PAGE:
While walking the forest, Bambi and the Old Stag see a wounded old fox emerge from the bushes, a hunting dog on his heels. The old fox pleads with the dog for his life. Yet the dog is relentless, barking to call the hunter. The old fox points out, “‘We’re practically brothers… you and I….’” More forest animals join the fox, calling the dog a traitor. The dog confesses his devotion to the hunter, admonishing them because, “He is all-powerful! He is above us!” before he kills the fox in a fatal fight. The moment deepens our understanding of the novel’s nonhuman animals. The hunter’s violence, however abhorrent, is expected, yet the dog’s actions are an unthinkable betrayal: giving up one’s own kind to a violent force.
Even the hunter’s mythic status has deeply existential implications. Witnessing the hunter’s body on the forest floor, the Old Stag who guides Bambi through the forest says, “He is alongside us, just like us” and also notes “There is someone above us all… above us and above Him.” His fate insists every human and nonhuman animal is subject to the universe’s life-and-death laws.
Complicating our perceptions of its characters and the circumstances surrounding their survival, Bambi’s larger questions launch beyond their initial asks, resulting in a transcendent story that refuses to sit still. Carrying from youth through adulthood, through wonder, disillusionment, and still moments that afford us deeper reflections, the book is a coming-of-age story and an existential meditation on life. It’s a dark ecological fairy tale that refracts the devastating impact human animals have on our natural world. At the same time, the story confronts the harm individuals may inflict upon each other. Salten, who was Jewish, lived much of his life in Vienna. In this context, Bambi is an allegory for Jewish life in post-World War I Europe. It’s a story about nonhuman animals that asks human animals to reflect on the ways we treat one another and the influences that guide our behavior.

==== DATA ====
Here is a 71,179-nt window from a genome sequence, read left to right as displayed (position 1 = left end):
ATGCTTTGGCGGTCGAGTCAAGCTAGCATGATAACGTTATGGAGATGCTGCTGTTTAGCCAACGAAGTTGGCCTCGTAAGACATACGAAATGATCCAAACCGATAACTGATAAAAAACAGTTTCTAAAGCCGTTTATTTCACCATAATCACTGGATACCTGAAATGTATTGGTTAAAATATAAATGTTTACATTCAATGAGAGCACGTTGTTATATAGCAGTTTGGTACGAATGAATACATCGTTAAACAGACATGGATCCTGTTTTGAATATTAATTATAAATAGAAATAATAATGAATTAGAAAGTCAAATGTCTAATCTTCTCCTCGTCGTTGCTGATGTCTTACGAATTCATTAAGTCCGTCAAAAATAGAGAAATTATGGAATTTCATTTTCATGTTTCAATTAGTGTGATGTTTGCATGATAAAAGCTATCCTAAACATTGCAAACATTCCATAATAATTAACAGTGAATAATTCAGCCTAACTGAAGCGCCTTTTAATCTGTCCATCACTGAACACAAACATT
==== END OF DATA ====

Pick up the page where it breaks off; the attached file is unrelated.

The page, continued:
In the afterword, Paul Reitter notes Salten’s varied career pursuits and interests, which included supplementing work at an insurance agency with writing projects, newspaper editing, founding a cabaret, to name a few. Given Bambi’s ecological concerns, readers may consider the author’s hunting hobby as complicated, ironic, or fitting. Yet such details point to a professional and personal life as prismatic as the setting Salten paints, the characters he casts, and the story he tells. The NYRB Classics edition reacquaints us with an evergreen tale about the interwoven nature of living things, our responsibilities to the planet and each other. In the woods, as in this world, to survive is to surrender to tenderness as well as brutality, to fine-tune our attention and bring clear-eyed intention to our choices and behaviors. A century after its first appearance, Bambi remains a timeless landscape of complexity amid life’s finite parameters.
By Felix Salten
Translated from the German by Damion Searls
Published September 20, 2022
Gina Nutt is the author of the essay collection Night Rooms (Two Dollar Radio). She earned her MFA from Syracuse University. Her writing has appeared in Denver Quarterly, Forever Mag, Joyland, Ninth Letter, and elsewhere. She lives in Ithaca, New York.